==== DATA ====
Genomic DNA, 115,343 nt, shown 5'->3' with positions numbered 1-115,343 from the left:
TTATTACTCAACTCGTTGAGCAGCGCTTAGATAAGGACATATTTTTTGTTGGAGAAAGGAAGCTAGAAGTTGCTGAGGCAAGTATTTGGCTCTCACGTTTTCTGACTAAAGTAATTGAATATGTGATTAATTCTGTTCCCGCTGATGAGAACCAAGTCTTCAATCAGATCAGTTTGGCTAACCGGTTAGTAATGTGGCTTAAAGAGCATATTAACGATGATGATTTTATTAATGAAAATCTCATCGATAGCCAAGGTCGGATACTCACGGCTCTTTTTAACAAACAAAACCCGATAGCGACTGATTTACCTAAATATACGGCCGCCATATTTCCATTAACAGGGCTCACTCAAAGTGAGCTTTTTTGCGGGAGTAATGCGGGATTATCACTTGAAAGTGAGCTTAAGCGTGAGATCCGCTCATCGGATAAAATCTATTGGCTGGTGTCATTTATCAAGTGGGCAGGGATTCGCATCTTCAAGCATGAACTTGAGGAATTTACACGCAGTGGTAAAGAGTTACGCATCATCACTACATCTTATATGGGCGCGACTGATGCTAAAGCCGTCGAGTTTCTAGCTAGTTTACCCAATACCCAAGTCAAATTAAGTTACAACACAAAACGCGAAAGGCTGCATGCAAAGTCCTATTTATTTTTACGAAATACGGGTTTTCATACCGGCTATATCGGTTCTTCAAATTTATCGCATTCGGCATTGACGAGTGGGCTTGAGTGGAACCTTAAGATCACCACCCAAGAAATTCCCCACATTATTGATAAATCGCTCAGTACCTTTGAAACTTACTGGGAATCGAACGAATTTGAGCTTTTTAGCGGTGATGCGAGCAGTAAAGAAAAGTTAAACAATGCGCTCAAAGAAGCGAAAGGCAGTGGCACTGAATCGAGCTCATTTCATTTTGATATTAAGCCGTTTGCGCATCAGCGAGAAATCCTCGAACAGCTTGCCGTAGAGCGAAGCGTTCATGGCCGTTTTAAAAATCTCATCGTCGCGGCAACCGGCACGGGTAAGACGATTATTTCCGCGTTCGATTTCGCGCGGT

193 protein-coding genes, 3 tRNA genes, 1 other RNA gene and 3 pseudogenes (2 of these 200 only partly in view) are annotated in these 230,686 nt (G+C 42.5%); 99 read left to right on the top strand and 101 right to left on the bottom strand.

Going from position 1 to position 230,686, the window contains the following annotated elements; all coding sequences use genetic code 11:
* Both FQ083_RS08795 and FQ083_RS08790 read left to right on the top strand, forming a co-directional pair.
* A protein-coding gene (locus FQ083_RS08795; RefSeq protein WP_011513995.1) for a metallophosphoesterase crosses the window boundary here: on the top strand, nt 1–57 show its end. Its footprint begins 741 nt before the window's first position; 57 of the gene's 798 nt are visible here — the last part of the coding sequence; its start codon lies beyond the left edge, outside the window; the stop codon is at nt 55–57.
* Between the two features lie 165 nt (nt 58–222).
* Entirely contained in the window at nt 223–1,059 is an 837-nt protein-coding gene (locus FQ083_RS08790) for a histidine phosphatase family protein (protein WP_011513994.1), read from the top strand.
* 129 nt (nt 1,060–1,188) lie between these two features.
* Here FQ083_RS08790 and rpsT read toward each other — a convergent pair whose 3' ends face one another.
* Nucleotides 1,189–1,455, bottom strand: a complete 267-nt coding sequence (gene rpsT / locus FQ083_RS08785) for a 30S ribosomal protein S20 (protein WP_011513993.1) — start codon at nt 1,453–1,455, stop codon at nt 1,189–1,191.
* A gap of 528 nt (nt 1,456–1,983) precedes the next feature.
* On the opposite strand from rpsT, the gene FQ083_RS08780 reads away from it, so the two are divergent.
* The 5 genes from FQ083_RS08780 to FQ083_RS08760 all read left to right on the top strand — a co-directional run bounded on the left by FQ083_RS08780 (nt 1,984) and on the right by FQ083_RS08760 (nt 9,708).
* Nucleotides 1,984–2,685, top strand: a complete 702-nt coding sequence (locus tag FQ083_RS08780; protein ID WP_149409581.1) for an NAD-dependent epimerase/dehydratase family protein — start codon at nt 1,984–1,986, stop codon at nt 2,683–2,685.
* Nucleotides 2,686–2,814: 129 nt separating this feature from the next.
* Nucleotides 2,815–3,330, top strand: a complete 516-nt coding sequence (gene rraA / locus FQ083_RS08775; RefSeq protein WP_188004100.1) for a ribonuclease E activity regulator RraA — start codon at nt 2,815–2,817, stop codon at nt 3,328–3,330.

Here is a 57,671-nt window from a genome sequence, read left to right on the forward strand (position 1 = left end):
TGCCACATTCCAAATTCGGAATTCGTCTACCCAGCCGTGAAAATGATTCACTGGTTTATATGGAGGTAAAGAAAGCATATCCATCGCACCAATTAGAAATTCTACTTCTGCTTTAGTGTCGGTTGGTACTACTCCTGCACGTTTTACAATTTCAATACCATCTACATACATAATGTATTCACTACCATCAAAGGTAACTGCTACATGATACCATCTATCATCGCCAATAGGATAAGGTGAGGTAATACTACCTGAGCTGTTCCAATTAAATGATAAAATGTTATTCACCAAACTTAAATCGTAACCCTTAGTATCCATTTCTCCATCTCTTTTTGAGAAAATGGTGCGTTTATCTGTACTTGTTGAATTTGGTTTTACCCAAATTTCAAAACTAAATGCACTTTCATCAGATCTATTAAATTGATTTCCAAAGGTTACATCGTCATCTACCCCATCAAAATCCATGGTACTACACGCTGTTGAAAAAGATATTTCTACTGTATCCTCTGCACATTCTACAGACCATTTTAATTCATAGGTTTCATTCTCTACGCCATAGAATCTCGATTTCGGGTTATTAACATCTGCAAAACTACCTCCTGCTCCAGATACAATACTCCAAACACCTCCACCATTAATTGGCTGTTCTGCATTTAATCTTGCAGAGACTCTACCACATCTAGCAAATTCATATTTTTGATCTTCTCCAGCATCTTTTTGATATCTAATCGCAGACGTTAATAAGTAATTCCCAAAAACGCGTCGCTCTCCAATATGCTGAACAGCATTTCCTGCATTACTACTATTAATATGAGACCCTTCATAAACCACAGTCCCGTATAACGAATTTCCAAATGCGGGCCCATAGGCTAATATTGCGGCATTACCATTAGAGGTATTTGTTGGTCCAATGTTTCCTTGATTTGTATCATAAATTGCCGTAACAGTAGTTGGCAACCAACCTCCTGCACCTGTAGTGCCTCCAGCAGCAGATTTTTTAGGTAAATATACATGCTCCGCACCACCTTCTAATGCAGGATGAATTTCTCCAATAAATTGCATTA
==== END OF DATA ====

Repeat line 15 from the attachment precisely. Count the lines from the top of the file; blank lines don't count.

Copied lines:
* Nucleotides 1,984–2,685, top strand: a complete 702-nt coding sequence (locus tag FQ083_RS08780; protein ID WP_149409581.1) for an NAD-dependent epimerase/dehydratase family protein — start codon at nt 1,984–1,986, stop codon at nt 2,683–2,685.